The Stanchion of Divine Precepts


ʻUmdat al-farāʼiz̤ (The stanchion of divine precepts) is a 1914 book on the laws of inheritance as described in the sharia (Islamic law). In the opening pages, the author, Nik Muhammad, formally praises the Afghan ruler Habibullah Khan (reigned 1901–19). He states that the book was written by decree of Prince Muʻin al-Saltana (i.e., Habibullah’s son, ‘Inayatullah Khan, who in 1929 would serve briefly as ruler of Afghanistan), and that it was printed by lithography at the Dar al-Saltana printing press in Kabul. The book includes a discussion of the different categories of inheritors and of the inheritance share for each, as well as several sections on mathematical operations dealing with fractions. Interspersed within the text are poetic verses generally containing a précis of the topic under discussion. Included at the end of the work are a tabṣira (clarification) and a taqrīẓ (eulogy). The tabṣira is a moral commentary on the transience of life, wryly expressed from the viewpoint of a dead person. The taqrīẓ, which praises Habibullah while making no reference to ‘Inayatullah, includes the first mention of the author’s name, and lists as well the name of his father (a certain Hajji Muhammad of the mountainous Parwan Province to the north of Kabul). It also recommends the text for use by second- and third-year students at the Habibiya School founded by Habibullah Khan.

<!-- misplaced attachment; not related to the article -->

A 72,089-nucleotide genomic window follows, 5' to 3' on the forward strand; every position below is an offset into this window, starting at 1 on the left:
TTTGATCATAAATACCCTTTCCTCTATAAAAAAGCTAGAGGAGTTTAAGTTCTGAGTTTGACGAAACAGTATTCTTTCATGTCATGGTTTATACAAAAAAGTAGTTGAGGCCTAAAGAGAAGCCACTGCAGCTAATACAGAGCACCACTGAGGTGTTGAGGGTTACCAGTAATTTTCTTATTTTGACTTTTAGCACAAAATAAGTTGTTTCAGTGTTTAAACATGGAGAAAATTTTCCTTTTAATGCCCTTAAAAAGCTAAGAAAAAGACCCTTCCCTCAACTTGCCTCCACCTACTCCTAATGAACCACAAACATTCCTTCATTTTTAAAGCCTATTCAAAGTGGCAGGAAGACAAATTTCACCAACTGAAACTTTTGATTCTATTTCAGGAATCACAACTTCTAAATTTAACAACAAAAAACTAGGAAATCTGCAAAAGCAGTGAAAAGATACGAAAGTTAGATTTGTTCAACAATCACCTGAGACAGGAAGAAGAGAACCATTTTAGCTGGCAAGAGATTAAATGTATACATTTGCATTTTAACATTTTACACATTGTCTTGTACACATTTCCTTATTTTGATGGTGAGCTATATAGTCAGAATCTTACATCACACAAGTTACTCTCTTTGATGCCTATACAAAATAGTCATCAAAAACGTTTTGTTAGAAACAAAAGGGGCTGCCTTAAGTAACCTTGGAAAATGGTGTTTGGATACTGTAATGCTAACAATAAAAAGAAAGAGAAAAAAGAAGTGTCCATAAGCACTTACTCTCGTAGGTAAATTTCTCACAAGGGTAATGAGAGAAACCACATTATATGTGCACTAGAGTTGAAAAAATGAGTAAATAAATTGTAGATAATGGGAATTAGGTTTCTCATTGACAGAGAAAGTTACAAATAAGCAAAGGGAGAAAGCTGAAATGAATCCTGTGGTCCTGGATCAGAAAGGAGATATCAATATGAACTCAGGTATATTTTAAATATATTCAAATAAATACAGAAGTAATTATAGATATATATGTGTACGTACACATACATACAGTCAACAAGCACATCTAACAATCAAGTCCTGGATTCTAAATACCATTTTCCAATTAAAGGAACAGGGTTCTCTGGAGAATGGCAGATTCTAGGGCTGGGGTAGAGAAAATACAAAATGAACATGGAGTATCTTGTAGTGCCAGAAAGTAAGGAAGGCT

Last updated: September 30, 2016